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1969 New York Mets season

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Title: 1969 New York Mets season  
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Subject: Atlanta Braves, History of baseball in the United States, National League Championship Series, Baltimore Orioles, Chicago Cubs, Montreal Expos, New York Mets, Major League Baseball, Nolan Ryan, Wiping
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1969 New York Mets season

The 1969 New York Mets season was the team's eighth as a Major League Baseball (MLB) franchise and culminated with them winning the World Series over the Baltimore Orioles. They played their home games at Shea Stadium. The team was managed by Gil Hodges. The team is often referred to as the "Amazin' Mets" (a nickname coined by Casey Stengel, who managed the team from their inaugural season to 1965) or the "Miracle Mets".

The 1969 season was the first season of divisional play in Major League Baseball. The Mets were assigned to the newly created National League East division. In their seven previous seasons, the Mets had never finished higher than ninth place in the ten-team National League and had never had a winning season. In fact, they lost at least one hundred games in five of the seasons. However, they overcame mid-season difficulties while the division leaders for much of the season, the Chicago Cubs, suffered a late-season collapse. The Mets would finish 100–62, eight games ahead of the Cubs. The Mets went on to defeat the National League West champion Atlanta Braves three games to none in the inaugural National League Championship Series and went on to defeat the American League champion Baltimore Orioles in five games. First baseman Donn Clendenon was named the series' most valuable player on the strength of his .357 batting average, three home runs, and four runs batted in.

On Saturday, August 22, 2009, many of the surviving members of the 1969 championship team reunited at the New York Mets' present park, Citi Field.[1]

Regular season

The Mets had never finished higher than ninth place in a ten-team league in their first seven seasons. As an expansion team, they went 40–120 in 1962, the most losses by an MLB team in one season in the 20th century, and the 1962 Mets' .250 winning percentage was higher than only the .248 posted by the 1935 Boston Braves.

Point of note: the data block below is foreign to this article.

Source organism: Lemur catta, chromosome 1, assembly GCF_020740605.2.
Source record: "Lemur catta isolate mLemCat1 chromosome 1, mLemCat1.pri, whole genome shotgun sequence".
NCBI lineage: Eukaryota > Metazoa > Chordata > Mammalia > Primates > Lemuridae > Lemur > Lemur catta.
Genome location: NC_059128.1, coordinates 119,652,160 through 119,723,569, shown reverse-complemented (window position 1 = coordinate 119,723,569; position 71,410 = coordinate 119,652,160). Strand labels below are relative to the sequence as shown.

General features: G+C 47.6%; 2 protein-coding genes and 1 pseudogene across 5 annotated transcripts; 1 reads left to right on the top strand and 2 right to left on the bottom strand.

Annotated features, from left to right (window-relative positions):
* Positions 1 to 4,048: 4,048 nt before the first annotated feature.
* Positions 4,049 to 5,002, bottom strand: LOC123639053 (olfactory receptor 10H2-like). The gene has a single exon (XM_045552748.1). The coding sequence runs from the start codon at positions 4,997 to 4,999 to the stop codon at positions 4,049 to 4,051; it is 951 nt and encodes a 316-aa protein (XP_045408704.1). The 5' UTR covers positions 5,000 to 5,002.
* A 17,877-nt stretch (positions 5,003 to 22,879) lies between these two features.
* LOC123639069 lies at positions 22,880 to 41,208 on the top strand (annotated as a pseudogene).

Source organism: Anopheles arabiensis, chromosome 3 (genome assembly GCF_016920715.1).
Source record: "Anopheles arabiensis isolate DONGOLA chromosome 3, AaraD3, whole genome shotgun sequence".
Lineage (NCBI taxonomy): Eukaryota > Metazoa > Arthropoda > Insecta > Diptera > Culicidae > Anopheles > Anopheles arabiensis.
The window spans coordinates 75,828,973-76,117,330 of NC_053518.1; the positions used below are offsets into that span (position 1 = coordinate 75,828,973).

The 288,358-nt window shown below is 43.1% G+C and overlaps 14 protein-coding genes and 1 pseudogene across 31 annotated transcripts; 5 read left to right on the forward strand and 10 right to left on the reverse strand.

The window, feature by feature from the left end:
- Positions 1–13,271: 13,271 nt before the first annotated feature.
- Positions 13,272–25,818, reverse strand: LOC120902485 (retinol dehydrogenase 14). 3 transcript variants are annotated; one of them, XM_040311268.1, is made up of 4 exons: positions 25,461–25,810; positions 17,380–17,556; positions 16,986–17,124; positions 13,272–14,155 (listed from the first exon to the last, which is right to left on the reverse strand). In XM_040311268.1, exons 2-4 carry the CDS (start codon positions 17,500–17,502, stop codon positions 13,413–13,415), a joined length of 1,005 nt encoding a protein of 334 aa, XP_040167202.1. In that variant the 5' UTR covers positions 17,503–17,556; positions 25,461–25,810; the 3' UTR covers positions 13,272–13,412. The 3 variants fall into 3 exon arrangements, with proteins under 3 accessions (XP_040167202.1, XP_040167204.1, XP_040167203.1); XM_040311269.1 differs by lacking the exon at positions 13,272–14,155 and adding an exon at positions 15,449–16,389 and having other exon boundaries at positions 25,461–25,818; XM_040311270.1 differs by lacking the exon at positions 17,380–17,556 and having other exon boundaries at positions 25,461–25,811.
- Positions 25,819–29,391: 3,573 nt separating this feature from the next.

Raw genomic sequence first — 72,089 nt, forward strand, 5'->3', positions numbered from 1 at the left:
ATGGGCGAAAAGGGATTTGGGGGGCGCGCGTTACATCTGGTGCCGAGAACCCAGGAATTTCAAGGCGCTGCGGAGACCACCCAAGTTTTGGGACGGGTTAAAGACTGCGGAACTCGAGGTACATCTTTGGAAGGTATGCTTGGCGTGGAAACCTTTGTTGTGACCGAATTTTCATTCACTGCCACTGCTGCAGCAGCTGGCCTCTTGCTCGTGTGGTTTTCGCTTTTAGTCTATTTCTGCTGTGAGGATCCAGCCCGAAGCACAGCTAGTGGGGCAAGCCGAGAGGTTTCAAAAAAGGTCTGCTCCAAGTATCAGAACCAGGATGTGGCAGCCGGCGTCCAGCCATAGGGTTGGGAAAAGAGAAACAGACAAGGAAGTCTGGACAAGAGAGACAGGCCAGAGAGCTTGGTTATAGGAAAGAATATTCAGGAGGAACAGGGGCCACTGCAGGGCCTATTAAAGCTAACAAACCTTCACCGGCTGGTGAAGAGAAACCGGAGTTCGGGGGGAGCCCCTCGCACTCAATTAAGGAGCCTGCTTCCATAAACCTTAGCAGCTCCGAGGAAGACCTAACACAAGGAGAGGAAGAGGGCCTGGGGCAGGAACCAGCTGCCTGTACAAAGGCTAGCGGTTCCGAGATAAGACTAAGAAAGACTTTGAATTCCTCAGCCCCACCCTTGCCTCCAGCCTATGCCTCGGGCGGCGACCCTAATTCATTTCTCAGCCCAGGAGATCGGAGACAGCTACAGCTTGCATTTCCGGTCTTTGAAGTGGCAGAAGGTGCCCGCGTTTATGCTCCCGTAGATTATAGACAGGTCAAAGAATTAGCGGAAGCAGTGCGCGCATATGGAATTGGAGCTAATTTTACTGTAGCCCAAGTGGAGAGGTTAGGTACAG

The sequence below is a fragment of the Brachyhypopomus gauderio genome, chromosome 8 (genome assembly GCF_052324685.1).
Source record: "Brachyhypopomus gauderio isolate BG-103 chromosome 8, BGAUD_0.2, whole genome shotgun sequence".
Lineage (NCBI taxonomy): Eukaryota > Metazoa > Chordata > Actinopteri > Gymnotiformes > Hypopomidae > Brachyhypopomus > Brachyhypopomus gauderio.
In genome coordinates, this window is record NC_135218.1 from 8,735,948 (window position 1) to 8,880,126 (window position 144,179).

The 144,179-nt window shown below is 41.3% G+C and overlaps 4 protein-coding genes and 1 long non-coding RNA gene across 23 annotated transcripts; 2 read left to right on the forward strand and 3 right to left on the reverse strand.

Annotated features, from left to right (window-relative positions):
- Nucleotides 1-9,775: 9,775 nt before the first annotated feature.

The Mets never had been over .500 after the ninth game of any season. Seven years after their disastrous inaugural season, "The Amazin' Mets" (as nicknamed by previous manager Casey Stengel) won the World Series, the first expansion team to do so.

With great pitching and decent defense, but not much offense, the Mets were an uninspired 18–23 through their first 41 games. They then reeled off a club-record 11 straight wins, equaled on several occasions. Starting with their 42nd game, the Mets went 82–39, an impressive .678 winning percentage, the rest of the season.

Despite that performance, the Mets suffered two mid-season three-game series sweeps at the hands of the Houston Astros, and were also no-hit by Bob Moose of the Pittsburgh Pirates on September 20, five days after becoming the first major league team to strike out 19 times in a nine-inning game, which they won, 4–3, on a pair of two-run home runs by Ron Swoboda, against the Cardinals' Steve Carlton.

In second place most of the season behind the Chicago Cubs—who were having an unusually good season themselves—the Mets were in third place, 10 games back, on August 13th. They won 14 of their last 17 games during August, and 24 of their 32 games during September and October, to surge past the Cubs, finishing 100–62, eight games ahead of the Cubs. That 17 game differential is one of the largest turnarounds in MLB history.

The Final Out

With two outs in the top of the ninth inning, starting pitcher Jerry Koosman faced Orioles second baseman Davey Johnson (who, ironically, would later manage the Mets to their second World Series championship in 1986). After taking a pitch of two balls and one strike, Johnson hit a fly-ball out to left field which was caught by Cleon Jones.[2]

Hall of Fame members who played in the 1969 World Series

Three future Hall of Fame members were on the Mets' roster: pitcher Tom Seaver (who won twenty-five games en route to winning the Cy Young Award), a young Nolan Ryan (playing in his third season), and New York Yankees legend Yogi Berra (who briefly played for the Mets in 1965) was their first base coach. Berra would be inducted into the Hall of Fame in 1972, Seaver in 1992, and Ryan in 1999.

The Baltimore Orioles boasted four future Hall of Famers on their roster: pitcher Jim Palmer, outfielder Frank Robinson, third baseman Brooks Robinson, and manager Earl Weaver.

Season standings

NL East W L Pct. GB
New York Mets 100 62 .617 --
Chicago Cubs 92 70 .568 8
Pittsburgh Pirates 88 74 .543 12
St. Louis Cardinals 87 75 .537 13
Philadelphia Phillies 63 99 .389 37
Montreal Expos 52 110 .321 48

Opening Day starters

Notable transactions

Roster

1969 New York Mets
Roster
Pitchers Catchers

Infielders

Outfielders Manager

Coaches

Player stats

= Indicates team leader

Batting

Starters by position